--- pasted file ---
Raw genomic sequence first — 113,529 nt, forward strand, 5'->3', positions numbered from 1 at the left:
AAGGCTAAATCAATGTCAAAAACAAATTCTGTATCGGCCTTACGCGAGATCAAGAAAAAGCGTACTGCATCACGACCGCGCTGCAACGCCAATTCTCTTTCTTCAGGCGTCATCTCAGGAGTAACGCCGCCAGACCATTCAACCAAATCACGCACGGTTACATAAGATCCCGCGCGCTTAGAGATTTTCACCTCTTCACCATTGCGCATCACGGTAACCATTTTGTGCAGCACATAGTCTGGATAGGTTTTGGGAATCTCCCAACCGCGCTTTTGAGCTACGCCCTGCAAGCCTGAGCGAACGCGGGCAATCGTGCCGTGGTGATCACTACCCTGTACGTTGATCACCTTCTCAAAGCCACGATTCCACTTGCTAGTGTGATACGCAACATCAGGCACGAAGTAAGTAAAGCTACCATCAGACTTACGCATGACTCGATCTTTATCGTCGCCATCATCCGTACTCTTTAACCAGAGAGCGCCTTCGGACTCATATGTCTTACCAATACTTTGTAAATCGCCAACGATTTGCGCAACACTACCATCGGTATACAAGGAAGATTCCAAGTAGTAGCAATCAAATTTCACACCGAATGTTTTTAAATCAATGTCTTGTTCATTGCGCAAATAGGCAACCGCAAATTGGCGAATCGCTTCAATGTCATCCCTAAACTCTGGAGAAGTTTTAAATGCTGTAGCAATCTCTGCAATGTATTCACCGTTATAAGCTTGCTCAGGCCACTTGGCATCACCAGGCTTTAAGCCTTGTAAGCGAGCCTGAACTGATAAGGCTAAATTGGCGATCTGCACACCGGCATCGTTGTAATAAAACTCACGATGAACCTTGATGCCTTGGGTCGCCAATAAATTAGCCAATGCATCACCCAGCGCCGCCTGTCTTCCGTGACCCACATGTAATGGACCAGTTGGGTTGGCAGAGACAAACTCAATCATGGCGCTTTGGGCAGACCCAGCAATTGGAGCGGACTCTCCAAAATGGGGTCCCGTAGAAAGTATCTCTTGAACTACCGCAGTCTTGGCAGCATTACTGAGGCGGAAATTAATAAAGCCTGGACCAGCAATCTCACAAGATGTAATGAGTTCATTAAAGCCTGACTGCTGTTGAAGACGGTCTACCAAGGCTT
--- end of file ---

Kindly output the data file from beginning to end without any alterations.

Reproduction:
Raw genomic sequence first — 113,529 nt, forward strand, 5'->3', positions numbered from 1 at the left:
AAGGCTAAATCAATGTCAAAAACAAATTCTGTATCGGCCTTACGCGAGATCAAGAAAAAGCGTACTGCATCACGACCGCGCTGCAACGCCAATTCTCTTTCTTCAGGCGTCATCTCAGGAGTAACGCCGCCAGACCATTCAACCAAATCACGCACGGTTACATAAGATCCCGCGCGCTTAGAGATTTTCACCTCTTCACCATTGCGCATCACGGTAACCATTTTGTGCAGCACATAGTCTGGATAGGTTTTGGGAATCTCCCAACCGCGCTTTTGAGCTACGCCCTGCAAGCCTGAGCGAACGCGGGCAATCGTGCCGTGGTGATCACTACCCTGTACGTTGATCACCTTCTCAAAGCCACGATTCCACTTGCTAGTGTGATACGCAACATCAGGCACGAAGTAAGTAAAGCTACCATCAGACTTACGCATGACTCGATCTTTATCGTCGCCATCATCCGTACTCTTTAACCAGAGAGCGCCTTCGGACTCATATGTCTTACCAATACTTTGTAAATCGCCAACGATTTGCGCAACACTACCATCGGTATACAAGGAAGATTCCAAGTAGTAGCAATCAAATTTCACACCGAATGTTTTTAAATCAATGTCTTGTTCATTGCGCAAATAGGCAACCGCAAATTGGCGAATCGCTTCAATGTCATCCCTAAACTCTGGAGAAGTTTTAAATGCTGTAGCAATCTCTGCAATGTATTCACCGTTATAAGCTTGCTCAGGCCACTTGGCATCACCAGGCTTTAAGCCTTGTAAGCGAGCCTGAACTGATAAGGCTAAATTGGCGATCTGCACACCGGCATCGTTGTAATAAAACTCACGATGAACCTTGATGCCTTGGGTCGCCAATAAATTAGCCAATGCATCACCCAGCGCCGCCTGTCTTCCGTGACCCACATGTAATGGACCAGTTGGGTTGGCAGAGACAAACTCAATCATGGCGCTTTGGGCAGACCCAGCAATTGGAGCGGACTCTCCAAAATGGGGTCCCGTAGAAAGTATCTCTTGAACTACCGCAGTCTTGGCAGCATTACTGAGGCGGAAATTAATAAAGCCTGGACCAGCAATCTCACAAGATGTAATGAGTTCATTAAAGCCTGACTGCTGTTGAAGACGGTCTACCAAGGCTT